The Late Late Show’s decision to feature convicted holocaust denier David Irving on 7 March represents a new low for RTE. Irving’s Nazi CV is such that RTE must be aware he is much more than a “controversial right-wing historian”. Irving’s meetings in the UK have been stewarded by BNP and Combat 18 thugs, he has addressed meetings of a society founded by former SS members and rallies attended by goosestepping skinheads.
The Socialist Party calls on trade unionists in RTE (and Newstalk who also had Irving on their station) to debate the issue and discuss taking industrial action in future rather than allowing fascists onto the airwaves again. A model example of how to deal with a nazi propagandist and organiser was given by anti-fascists in Cork in late February and early March.
The University College Cork (UCC) Philosophical Society invited Irving to participate in a debate on 10 March. The Socialist Party convened a meeting for organisations opposed to giving a platform for fascists and a protest was organised for the debate night. Socialist Party members on UCC campus convened a meeting to oppose the invitation, enabling anti-fascist students to make their own plans for a protest.
Sinn Fein’s ongoing move to the right was shown by their college branch’s announcement that they would not be joining the protest against the fascist Irving, but it was soon clear that hundreds of anti-fascists were mobilising with a significant bulk determined to prevent Irving from speaking. The Socialist Party does not believe that fascism, whose essence is the smashing of all workers’ organisations and all democratic rights, should be allowed to organise or to have a public platform.
Hitler once said: “Only one thing could have broken our movement – if the adversary had understood its principle and from the first day had smashed, with the most extreme brutality, the nucleus of our new movement.” We cannot allow fascists to gain a foothold of support in society. If a fascist organisation was allowed to grow it would spread racial hatred and discontent and without a doubt physically attack migrants, asylum seekers, gays and lesbians, socialists, trade unionists and anyone who stands up to them. All across Europe neo-nazi organisations are guilty of racist attacks and murders – we cannot allow this to happen in Ireland. This was the reason why we organised to stop David Irving from speaking.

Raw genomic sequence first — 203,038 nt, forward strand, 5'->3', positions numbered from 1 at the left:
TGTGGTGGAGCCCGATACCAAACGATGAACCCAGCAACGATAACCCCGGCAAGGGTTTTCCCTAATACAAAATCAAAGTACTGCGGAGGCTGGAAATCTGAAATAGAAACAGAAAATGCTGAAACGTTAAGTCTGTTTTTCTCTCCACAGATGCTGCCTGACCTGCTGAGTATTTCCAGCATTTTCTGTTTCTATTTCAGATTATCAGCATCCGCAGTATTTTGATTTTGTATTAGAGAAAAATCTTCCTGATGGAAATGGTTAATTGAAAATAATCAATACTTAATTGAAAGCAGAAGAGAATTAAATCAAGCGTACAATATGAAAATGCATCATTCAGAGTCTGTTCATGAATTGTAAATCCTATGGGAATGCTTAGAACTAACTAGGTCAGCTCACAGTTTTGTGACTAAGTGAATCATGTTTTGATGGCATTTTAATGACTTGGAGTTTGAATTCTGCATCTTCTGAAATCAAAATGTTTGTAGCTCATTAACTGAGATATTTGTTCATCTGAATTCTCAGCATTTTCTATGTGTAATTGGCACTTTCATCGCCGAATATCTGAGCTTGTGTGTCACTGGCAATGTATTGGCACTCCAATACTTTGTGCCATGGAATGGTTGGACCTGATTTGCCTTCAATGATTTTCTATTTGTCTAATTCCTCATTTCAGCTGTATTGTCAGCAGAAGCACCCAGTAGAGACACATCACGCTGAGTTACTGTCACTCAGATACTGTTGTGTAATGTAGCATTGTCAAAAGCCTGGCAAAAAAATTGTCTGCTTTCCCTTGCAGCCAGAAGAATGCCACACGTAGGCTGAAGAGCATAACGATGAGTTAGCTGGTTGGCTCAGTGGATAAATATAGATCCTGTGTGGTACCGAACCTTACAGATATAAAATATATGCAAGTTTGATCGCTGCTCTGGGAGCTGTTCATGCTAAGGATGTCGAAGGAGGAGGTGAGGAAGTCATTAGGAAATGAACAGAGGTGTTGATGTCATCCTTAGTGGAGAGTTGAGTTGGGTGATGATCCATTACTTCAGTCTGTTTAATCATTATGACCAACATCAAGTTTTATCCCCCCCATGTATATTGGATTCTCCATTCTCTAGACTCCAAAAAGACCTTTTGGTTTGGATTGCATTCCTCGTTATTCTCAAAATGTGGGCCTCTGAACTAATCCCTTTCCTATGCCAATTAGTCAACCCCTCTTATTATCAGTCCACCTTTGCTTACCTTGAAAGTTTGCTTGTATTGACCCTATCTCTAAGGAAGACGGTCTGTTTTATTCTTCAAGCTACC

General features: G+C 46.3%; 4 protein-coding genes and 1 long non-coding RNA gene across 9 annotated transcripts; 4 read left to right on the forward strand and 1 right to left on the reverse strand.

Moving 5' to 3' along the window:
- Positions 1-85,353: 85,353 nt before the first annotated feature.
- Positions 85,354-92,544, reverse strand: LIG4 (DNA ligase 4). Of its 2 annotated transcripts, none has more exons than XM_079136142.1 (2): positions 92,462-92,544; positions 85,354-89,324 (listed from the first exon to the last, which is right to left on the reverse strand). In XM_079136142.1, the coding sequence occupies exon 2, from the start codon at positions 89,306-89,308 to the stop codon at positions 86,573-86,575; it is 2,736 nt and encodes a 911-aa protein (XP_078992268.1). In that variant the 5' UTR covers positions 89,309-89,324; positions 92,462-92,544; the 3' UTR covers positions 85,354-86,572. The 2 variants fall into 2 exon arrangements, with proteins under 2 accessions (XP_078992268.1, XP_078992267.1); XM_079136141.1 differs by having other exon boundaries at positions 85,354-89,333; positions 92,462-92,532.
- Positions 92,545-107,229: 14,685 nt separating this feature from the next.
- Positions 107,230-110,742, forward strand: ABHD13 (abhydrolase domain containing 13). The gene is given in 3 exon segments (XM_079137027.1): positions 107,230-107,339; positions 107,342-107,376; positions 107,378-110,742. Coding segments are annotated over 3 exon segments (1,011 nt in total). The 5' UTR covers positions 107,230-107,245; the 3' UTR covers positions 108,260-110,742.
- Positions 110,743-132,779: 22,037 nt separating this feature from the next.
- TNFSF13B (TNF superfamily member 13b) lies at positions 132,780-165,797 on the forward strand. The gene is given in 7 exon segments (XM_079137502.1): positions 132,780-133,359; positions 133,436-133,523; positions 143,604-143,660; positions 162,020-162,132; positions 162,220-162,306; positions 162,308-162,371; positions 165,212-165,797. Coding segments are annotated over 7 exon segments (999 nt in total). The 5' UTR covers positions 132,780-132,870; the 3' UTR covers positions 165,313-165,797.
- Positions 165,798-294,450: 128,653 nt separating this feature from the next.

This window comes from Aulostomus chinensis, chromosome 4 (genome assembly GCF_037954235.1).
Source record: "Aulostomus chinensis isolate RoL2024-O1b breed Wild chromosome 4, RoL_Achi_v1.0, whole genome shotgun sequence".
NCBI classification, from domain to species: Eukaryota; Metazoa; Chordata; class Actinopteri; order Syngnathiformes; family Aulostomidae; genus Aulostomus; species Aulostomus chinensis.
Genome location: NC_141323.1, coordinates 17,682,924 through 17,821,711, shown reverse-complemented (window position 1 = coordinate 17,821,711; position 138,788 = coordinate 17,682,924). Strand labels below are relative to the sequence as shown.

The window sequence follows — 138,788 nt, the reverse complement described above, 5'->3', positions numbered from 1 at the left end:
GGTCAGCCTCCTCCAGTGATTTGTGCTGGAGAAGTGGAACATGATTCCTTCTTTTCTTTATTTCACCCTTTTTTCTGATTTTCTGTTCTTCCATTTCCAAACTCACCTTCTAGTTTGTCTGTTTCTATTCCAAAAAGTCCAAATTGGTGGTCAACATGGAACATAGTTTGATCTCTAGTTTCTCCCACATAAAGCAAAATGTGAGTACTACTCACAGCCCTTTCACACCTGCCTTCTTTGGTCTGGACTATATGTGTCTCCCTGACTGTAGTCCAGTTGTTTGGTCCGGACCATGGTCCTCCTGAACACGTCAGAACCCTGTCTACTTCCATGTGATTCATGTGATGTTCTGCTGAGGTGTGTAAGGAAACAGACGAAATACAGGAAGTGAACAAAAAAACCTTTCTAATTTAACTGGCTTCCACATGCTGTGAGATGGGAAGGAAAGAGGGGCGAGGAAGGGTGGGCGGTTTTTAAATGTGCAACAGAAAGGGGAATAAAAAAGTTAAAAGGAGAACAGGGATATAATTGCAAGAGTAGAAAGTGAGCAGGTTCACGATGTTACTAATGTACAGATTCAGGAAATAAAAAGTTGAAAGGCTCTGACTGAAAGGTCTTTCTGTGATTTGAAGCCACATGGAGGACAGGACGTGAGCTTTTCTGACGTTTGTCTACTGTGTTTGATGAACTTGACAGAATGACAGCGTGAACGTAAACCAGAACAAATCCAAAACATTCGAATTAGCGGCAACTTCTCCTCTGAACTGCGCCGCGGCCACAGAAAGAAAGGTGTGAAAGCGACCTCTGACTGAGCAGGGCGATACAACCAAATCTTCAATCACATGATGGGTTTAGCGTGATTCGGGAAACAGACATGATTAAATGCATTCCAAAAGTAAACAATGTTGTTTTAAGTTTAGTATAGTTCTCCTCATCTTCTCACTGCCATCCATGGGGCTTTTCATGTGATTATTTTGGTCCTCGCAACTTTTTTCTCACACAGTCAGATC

Three days before the debate, the invitation to the nazi Irving was cancelled. This is the fourth time in 15 years that anti-fascist campaigners have successfully stopped a fascist from speaking in UCC. Socialist Party Councillor Mick Barry took part in a subsequent debate and defended the no platform position before the Philosophical Society audience. A well known neo-nazi turned up with a number of Irving supporters describing themselves as “free speech activists” but were turned away by security guards. Irving told the Sun newspaper that he will visit Ireland for two days of “private meetings” with “friends” in late March – he will of course be meeting fascists to assist them to build and develop in Ireland. Anti-fascist activists should be vigilant in the period ahead.